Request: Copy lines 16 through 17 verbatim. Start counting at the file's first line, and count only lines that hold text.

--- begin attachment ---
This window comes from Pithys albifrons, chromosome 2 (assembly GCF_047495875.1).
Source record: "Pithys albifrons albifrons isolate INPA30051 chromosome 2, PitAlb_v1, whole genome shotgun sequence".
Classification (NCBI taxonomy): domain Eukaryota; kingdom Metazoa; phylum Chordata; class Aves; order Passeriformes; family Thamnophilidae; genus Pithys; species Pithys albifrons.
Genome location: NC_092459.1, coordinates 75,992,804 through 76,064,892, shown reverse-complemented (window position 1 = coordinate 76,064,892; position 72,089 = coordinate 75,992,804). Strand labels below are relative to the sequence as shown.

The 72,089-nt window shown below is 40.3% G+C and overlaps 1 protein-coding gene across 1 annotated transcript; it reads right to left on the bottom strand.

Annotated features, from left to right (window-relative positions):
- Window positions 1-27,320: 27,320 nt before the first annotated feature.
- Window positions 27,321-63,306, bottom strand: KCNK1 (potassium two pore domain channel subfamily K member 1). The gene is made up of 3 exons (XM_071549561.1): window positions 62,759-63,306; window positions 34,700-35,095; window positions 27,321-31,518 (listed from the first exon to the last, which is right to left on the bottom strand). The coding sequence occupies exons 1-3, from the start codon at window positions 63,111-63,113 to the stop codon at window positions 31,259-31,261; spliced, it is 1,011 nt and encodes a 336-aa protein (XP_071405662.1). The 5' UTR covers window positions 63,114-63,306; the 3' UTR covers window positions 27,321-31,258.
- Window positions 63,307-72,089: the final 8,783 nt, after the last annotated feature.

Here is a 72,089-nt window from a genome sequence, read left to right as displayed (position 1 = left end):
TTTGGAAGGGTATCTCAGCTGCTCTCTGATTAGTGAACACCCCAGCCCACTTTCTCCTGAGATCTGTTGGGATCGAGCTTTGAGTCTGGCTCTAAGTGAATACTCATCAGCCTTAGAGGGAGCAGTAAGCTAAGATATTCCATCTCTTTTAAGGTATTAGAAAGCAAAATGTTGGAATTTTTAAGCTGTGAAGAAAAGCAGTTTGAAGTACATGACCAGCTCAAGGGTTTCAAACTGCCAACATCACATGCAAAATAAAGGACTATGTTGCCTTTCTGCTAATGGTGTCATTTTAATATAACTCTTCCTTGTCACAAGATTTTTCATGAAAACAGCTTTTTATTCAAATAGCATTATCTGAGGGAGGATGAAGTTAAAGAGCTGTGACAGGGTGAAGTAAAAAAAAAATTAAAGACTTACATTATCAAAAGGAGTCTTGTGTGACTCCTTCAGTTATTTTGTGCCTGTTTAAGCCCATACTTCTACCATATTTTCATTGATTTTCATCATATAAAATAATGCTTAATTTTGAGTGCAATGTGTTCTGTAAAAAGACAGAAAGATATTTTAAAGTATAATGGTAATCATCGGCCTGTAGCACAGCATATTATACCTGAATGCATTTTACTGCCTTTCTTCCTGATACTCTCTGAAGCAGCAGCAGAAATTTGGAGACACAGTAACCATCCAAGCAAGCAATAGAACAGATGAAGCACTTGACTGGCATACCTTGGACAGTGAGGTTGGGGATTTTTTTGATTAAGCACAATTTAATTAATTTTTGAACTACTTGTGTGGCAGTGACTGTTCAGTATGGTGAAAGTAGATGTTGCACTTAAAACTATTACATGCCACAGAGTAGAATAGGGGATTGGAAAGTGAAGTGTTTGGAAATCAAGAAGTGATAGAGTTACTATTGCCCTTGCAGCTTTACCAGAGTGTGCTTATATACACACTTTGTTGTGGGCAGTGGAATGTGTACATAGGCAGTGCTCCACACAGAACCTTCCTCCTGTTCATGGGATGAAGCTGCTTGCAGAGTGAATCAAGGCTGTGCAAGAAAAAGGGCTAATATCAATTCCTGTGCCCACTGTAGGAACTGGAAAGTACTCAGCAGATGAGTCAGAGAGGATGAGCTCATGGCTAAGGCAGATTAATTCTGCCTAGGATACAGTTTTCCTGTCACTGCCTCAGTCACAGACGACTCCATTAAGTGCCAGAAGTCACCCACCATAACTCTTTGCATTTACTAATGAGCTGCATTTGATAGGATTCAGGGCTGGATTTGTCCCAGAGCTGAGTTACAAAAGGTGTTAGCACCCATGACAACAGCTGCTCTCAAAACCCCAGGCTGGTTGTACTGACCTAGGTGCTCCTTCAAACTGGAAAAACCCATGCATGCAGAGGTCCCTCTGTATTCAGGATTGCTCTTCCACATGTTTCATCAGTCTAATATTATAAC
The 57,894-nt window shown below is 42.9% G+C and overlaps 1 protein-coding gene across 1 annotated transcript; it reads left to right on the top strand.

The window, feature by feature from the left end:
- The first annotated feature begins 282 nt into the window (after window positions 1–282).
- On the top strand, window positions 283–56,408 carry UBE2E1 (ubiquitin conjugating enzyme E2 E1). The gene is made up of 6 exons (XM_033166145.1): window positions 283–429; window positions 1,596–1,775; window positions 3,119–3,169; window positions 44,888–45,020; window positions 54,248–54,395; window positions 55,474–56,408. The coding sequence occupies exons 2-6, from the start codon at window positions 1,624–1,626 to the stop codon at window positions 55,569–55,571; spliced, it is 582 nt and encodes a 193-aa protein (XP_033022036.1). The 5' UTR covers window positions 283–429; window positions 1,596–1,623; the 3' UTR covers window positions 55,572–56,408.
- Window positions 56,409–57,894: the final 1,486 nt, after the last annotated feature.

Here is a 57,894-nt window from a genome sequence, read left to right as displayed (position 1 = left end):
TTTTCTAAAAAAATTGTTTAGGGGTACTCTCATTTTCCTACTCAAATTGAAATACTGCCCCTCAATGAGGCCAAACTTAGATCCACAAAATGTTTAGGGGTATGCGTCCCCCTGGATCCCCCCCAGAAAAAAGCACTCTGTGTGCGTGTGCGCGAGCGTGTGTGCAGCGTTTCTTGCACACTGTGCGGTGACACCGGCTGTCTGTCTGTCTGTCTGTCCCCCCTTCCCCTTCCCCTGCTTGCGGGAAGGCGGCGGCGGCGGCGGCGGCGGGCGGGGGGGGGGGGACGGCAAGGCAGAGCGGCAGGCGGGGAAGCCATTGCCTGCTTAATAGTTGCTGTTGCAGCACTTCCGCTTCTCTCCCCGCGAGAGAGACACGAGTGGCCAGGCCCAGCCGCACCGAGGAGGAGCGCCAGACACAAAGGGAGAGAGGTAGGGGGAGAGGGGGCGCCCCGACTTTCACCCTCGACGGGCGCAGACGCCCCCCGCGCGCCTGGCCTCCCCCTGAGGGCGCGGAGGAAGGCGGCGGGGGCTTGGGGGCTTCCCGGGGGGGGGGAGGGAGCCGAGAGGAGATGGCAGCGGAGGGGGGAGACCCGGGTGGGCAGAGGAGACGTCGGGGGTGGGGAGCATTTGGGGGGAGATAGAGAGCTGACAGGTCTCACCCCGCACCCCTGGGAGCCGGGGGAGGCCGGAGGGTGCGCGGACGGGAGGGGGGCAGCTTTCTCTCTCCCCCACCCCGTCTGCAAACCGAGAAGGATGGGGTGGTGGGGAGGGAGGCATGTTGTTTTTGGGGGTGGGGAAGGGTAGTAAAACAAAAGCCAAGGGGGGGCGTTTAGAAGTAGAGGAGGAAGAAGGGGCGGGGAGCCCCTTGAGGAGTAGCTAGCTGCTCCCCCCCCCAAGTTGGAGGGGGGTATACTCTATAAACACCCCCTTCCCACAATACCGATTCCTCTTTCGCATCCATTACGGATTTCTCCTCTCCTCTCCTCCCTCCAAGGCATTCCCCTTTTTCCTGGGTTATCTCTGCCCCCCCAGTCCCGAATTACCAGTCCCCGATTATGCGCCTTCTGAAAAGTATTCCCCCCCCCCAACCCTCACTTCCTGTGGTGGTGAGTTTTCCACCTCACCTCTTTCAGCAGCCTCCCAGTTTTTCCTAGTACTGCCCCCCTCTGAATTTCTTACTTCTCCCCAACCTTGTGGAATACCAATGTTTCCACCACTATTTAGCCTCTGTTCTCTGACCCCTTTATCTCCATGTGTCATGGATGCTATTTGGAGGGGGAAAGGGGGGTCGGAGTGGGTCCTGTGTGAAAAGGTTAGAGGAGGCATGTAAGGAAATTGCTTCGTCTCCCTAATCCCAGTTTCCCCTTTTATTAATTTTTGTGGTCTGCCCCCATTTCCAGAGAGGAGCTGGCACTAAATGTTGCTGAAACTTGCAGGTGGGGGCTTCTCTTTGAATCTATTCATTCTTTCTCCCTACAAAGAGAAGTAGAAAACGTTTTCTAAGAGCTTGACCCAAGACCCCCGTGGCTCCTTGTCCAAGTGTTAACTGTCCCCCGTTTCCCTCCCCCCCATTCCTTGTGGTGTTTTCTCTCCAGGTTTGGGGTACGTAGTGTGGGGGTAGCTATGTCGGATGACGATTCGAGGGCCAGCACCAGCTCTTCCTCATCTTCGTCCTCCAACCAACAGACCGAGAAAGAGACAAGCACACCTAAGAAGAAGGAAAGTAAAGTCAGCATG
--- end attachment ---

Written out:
- Window positions 56,409–57,894: the final 1,486 nt, after the last annotated feature.

Here is a 57,894-nt window from a genome sequence, read left to right as displayed (position 1 = left end):